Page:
An important component in the modern tax system is the value added tax on goods and services (VAT). Although most of the countries in the region have implemented the VAT, the tax base is far from being broad and comprehensive. In some countries services are still to be included in the base. In some others, the tax is confined to the value added up to the production stage. There are also problems of including the small businesses.  Unlike in most other countries where the VAT has been a money spinner, the experience in South Asia has not been impressive.  From the Bangladesh experience, Emran and Stiglitz generalise that VAT is a tax on the formal sector and has led to the spreading of the informal sector.  (Emran and Stiglitz, "On Selective Indirect Reform in Developing Countries" Journal of Public Economics, Vol 89 (4); pp. 599-623.
     The distinctive roles of the tax system and its impact on allocative efficiency and public resource mobilization are often poorly understood. For example, VAT and any supplementary duty (additional VAT on luxuries) are often applied at differential rates at the import stage and on domestic production; thus, instead of being an incentive-neutral tax on consumption, these taxes serve to protect domestic industries on top of customs duties.  This also raises the issue of the political economy aspects of tax reforms, such as the pressure from vested interest groups. The temptation to pursue populist policies such as allowing too many tax waivers is another important aspect of the political economy of tax reforms.
     There are very few empirical studies on tax policy and reforms in the region. It is important that the studies should address tax policy issues in the broader context of fiscal management and the role of public finance in South Asian economic development. Analysis of the structure and operational details of the tax systems of the countries in the region are important to identify the reasons for low revenue productivity and stagnancy of tax revenues.  Research can be undertaken in a number of aspects of tax policy and reforms. These include: (i) exploration into the possibility of expanding tax bases including the strategies to include unorganised "small" businesses through a simplified tax system (presumptive taxes); (ii) studies on the tax gaps in the countries of the region; (iii) Estimate the cost and efficacy of various tax incentives; (iv) studies on the effect of tax policies in savings, investment and growth; (v) Base erosion and profit shifting by multinational companies.  (vi) coordinating and harmonizing of tax systems of different levels of government in multilevel fiscal systems; (vii) analysis of the effectiveness of earmarking taxes to overcome taxpayer resistance; (viii) sumptuary taxation of alcohol and cigarettes; (ix) Estimate the incidence of taxes using alternative assumptions; (ix) problems and prospects of levying local taxes including the reform of property taxes; (x) estimation and analysis of compliance costs of taxes; and (xi) analysis and reform of tax administration and using technology in tax administration.  The scope of research in tax policy and reforms is wide and these are only a few indicative areas.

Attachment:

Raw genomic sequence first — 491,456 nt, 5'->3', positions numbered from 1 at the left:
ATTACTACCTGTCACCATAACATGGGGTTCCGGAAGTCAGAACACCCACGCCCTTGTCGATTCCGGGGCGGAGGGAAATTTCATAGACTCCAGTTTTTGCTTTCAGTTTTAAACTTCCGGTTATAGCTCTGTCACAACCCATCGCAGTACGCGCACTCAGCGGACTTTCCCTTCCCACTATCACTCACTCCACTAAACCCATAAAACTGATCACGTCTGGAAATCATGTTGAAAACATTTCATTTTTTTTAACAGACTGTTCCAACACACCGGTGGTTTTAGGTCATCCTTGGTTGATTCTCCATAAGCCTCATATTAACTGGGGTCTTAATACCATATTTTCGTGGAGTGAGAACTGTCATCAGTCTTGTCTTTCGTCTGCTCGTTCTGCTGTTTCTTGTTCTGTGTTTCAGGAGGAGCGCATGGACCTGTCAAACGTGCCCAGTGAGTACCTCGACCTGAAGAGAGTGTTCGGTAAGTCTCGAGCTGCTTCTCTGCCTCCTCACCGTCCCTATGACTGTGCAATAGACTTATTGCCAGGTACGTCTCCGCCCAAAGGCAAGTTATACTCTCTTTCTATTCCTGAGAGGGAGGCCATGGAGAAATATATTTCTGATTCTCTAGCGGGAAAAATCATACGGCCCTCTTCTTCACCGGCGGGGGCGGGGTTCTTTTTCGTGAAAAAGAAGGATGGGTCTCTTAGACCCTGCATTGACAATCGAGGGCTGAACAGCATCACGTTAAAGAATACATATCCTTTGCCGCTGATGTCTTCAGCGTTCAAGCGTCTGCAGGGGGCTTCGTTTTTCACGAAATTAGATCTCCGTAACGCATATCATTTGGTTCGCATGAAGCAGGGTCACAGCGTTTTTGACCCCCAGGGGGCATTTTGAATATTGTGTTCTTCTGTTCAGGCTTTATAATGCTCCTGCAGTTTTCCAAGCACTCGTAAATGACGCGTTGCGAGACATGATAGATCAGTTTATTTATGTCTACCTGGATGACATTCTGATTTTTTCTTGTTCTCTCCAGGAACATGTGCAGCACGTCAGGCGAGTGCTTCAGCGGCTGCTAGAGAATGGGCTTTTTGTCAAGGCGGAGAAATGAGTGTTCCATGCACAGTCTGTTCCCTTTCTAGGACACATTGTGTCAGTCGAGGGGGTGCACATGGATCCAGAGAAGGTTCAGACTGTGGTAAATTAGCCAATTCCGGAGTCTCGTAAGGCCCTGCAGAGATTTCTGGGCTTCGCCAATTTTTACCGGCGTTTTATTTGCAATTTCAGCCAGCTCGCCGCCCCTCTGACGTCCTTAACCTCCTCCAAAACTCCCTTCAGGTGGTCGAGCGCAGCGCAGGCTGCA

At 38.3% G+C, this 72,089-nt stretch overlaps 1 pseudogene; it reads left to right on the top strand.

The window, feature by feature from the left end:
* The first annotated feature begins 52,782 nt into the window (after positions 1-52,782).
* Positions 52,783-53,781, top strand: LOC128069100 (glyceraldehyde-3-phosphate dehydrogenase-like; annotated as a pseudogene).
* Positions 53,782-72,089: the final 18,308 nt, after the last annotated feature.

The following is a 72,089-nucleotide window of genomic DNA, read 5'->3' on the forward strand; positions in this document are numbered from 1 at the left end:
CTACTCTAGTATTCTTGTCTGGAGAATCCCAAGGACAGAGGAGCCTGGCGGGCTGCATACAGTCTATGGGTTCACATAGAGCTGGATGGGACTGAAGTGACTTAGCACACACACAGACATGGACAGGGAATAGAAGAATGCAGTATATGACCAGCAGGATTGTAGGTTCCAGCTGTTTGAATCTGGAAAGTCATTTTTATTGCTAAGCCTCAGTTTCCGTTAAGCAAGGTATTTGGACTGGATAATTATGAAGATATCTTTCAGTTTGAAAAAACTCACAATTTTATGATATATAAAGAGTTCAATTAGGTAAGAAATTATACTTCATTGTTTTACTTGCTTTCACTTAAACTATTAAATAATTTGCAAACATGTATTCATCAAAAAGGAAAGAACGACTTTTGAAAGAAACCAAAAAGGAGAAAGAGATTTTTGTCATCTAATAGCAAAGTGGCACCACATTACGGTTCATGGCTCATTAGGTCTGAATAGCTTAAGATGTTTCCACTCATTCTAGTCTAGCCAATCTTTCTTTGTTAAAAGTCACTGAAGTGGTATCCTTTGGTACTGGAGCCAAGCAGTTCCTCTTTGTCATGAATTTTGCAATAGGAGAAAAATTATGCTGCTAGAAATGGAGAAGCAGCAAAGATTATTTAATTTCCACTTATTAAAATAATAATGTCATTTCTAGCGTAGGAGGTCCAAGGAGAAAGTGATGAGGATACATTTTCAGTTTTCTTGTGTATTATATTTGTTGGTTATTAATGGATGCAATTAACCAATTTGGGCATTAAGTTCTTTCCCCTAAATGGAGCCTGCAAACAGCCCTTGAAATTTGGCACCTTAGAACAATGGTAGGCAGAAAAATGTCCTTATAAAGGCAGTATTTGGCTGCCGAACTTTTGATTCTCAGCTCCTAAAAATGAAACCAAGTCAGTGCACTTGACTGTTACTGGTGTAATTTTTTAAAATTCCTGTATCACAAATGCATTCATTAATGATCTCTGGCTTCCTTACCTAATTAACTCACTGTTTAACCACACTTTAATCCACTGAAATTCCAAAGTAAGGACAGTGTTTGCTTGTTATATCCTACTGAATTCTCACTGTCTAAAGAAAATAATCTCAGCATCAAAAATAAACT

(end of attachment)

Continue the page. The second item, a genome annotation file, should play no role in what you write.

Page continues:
References:
Bird, Richard M. and Eric Zolt, (2008), "Tax Policy in Emerging Countries", Environment and Planning C: Government and Policy, Vol 26; No. 1. Pp. 73-88.

Emran, Shahe and Joseph Stiglitz, “On Selective Indirect Reform in Developing Countries” Journal of Public Economics, Vol 89 (4); pp. 599-623.

Stiglitz, Joseph (2010), "Development-oriented Tax Policy" on Roger Gordon (ed), Taxation in Developing Countries, New York: Columbia University Press,

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Announcement

"SAARC Recognized Body" status of SANEI, renewed | SANEI Secretariat relocated in Kathmandu, Nepal | The Global Development Awards Competition is an innovative award scheme launched by GDN with the generous support from the Ministry of Finance, Government of Japan. The Awards Competition recognizes excellence in policy-oriented research, supports research capacity development of researchers in developing countries and funds innovative social development projects benefiting marginalized groups in the developing world. Since its inception in 2000, GDN has provided US$ 3.8 million in awards and travel grants to finalists and winners. The winners of the current round will be chosen by an eminent jury at GDN’s 17th Annual Global Development Conference to be held in Peru from 17-18 March, 2016; an event expected to be attended by over 200 practitioners in the field of development where finalists will present their proposals. Finalists from both award categories will be invited to present their proposals at the Conference. | SANEI is now associate member of International Economic Association |